Collision course : The U.N. is right to be targeting asteroids

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In the movies, it takes an existential threat to the entire planet to get the contentious nations of the world to unite against a common enemy. No doubt Earthlings would put their petty differences aside to defend humanity against alien invaders.

Last Friday, the world took a first step against a common threat from beyond our planet. The meeting at the United Nations between several nations and a contingent of astronauts and cosmonauts was not about defending against a hypothetical invasion by a superior alien force. It was about something far more likely, but just as lethal -- a catastrophic asteroid strike on the Earth.

In coming decades more than a million asteroids known as NEOs, or near-Earth objects, could pose a threat to the planet. Scientists have detected only a fraction of those traveling in the radius of Earth's orbit with the sun.

If an extinction-level NEO is spotted too late, little can be done. The goal of a proposed United Nations effort would be to detect the threat early and unite nations behind a common plan to deflect asteroids from a collision course with Earth.

Developing a unified response will require diplomatic and technological cooperation on an unprecedented scale, not to mention much funding. The overall plan presented at the United Nations last week had the barest of outlines.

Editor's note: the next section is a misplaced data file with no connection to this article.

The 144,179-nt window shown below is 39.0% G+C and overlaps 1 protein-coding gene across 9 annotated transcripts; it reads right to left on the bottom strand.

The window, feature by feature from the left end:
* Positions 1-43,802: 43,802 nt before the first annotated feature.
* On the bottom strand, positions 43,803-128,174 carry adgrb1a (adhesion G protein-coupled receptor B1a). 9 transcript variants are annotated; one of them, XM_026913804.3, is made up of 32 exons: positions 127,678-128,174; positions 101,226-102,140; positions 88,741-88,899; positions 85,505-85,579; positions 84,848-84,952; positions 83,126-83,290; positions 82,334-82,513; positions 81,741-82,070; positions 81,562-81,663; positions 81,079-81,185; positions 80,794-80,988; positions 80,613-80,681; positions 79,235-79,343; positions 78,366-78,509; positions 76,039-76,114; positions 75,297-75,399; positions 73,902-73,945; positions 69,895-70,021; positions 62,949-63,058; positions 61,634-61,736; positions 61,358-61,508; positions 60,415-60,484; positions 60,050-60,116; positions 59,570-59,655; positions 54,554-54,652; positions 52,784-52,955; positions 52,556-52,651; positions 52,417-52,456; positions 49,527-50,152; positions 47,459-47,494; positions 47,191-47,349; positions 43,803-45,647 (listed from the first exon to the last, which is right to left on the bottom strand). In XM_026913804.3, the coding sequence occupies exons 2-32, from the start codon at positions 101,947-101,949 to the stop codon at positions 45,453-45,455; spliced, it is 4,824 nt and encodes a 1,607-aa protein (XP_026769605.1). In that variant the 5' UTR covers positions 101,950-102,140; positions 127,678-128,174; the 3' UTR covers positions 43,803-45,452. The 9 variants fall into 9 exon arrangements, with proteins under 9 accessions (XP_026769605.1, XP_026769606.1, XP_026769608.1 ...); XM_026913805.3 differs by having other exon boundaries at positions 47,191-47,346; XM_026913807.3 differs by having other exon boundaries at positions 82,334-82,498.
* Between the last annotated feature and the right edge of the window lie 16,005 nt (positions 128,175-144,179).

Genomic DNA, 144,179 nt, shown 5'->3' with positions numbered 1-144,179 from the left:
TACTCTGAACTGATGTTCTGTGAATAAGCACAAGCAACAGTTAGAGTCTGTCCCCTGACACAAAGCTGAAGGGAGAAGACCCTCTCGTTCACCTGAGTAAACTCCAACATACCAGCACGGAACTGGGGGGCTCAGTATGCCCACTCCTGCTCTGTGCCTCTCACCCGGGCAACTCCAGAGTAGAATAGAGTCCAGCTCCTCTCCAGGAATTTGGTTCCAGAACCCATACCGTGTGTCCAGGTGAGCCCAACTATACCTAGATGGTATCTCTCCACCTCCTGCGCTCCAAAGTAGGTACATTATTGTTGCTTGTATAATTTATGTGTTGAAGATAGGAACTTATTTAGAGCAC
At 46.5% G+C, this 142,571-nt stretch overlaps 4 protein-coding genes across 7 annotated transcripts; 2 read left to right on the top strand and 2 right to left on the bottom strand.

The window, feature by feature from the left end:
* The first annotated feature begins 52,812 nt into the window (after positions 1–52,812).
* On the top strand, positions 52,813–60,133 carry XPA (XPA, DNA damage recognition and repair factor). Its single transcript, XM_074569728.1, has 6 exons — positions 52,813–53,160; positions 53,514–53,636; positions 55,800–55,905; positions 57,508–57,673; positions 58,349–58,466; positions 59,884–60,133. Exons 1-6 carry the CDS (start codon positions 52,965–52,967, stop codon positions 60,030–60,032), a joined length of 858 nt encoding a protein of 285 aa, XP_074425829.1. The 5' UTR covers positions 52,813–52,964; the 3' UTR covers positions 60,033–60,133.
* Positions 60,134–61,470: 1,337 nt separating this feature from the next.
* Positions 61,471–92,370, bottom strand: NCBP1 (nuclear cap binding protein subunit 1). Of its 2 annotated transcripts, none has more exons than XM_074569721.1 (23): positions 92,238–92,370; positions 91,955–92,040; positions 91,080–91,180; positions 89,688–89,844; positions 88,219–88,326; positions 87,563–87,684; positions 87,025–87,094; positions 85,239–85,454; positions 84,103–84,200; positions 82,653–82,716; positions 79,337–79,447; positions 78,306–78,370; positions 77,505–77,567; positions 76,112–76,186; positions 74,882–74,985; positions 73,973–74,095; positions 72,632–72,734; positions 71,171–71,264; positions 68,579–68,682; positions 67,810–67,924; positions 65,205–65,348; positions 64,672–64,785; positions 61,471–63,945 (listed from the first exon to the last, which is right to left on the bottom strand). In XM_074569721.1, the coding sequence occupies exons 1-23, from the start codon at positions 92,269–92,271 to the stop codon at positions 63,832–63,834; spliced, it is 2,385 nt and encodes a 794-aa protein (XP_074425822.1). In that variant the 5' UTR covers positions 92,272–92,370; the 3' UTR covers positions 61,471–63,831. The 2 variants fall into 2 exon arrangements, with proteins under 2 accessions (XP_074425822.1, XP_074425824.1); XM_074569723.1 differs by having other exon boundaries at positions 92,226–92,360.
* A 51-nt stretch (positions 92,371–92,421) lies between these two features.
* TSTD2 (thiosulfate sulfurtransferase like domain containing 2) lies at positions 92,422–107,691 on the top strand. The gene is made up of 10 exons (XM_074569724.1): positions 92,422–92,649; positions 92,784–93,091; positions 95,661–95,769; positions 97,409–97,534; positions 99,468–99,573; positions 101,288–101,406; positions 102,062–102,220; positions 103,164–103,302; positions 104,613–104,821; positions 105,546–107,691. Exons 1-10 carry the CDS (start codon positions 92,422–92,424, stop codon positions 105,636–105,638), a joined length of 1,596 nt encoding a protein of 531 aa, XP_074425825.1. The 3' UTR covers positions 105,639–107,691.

Still, the General Assembly agreed to set up an International Asteroid Warning Group to share information. Details have to be worked out, but the United Nations agreed that it's important to get the effort up and running because it will take years to implement. The group that met with the United Nations called for a practice launch to deflect a smaller, non-threatening asteroid to see what is technologically feasible. They believe the technology to deflect asteroids exists, but the techniques to do so safely need to be practiced and developed.

The asteroid that exploded over Russia in February wasn't detected until it was on top of the planet. That NEO was only the size of a truck, but it did a lot of damage and injured more than 1,000 people. Other asteroids that dwarf it are silently orbiting Earth's neighborhood. What we don't know about them can definitely kill us.


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